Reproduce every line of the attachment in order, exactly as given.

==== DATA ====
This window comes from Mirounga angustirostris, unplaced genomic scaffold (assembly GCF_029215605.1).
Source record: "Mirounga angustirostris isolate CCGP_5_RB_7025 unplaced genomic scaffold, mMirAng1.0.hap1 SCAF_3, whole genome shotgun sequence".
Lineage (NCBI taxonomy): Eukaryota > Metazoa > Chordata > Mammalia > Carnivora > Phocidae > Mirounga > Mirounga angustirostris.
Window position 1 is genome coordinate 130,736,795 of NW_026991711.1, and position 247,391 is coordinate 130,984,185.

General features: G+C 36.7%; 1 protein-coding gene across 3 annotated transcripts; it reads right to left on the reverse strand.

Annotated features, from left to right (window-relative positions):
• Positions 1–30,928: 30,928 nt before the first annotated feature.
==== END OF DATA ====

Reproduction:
This window comes from Mirounga angustirostris, unplaced genomic scaffold (assembly GCF_029215605.1).
Source record: "Mirounga angustirostris isolate CCGP_5_RB_7025 unplaced genomic scaffold, mMirAng1.0.hap1 SCAF_3, whole genome shotgun sequence".
Lineage (NCBI taxonomy): Eukaryota > Metazoa > Chordata > Mammalia > Carnivora > Phocidae > Mirounga > Mirounga angustirostris.
Window position 1 is genome coordinate 130,736,795 of NW_026991711.1, and position 247,391 is coordinate 130,984,185.

General features: G+C 36.7%; 1 protein-coding gene across 3 annotated transcripts; it reads right to left on the reverse strand.

Annotated features, from left to right (window-relative positions):
• Positions 1–30,928: 30,928 nt before the first annotated feature.